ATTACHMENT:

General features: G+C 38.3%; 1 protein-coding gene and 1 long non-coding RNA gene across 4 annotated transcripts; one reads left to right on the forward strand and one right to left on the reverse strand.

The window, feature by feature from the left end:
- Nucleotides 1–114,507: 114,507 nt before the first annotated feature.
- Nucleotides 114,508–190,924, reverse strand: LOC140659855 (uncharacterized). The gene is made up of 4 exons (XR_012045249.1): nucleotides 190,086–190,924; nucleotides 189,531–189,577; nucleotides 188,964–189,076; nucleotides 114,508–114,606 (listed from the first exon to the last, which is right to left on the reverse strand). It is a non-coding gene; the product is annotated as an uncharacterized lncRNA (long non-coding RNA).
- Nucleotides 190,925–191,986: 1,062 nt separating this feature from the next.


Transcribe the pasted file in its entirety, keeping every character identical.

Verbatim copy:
General features: G+C 38.3%; 1 protein-coding gene and 1 long non-coding RNA gene across 4 annotated transcripts; one reads left to right on the forward strand and one right to left on the reverse strand.

The window, feature by feature from the left end:
- Nucleotides 1–114,507: 114,507 nt before the first annotated feature.
- Nucleotides 114,508–190,924, reverse strand: LOC140659855 (uncharacterized). The gene is made up of 4 exons (XR_012045249.1): nucleotides 190,086–190,924; nucleotides 189,531–189,577; nucleotides 188,964–189,076; nucleotides 114,508–114,606 (listed from the first exon to the last, which is right to left on the reverse strand). It is a non-coding gene; the product is annotated as an uncharacterized lncRNA (long non-coding RNA).
- Nucleotides 190,925–191,986: 1,062 nt separating this feature from the next.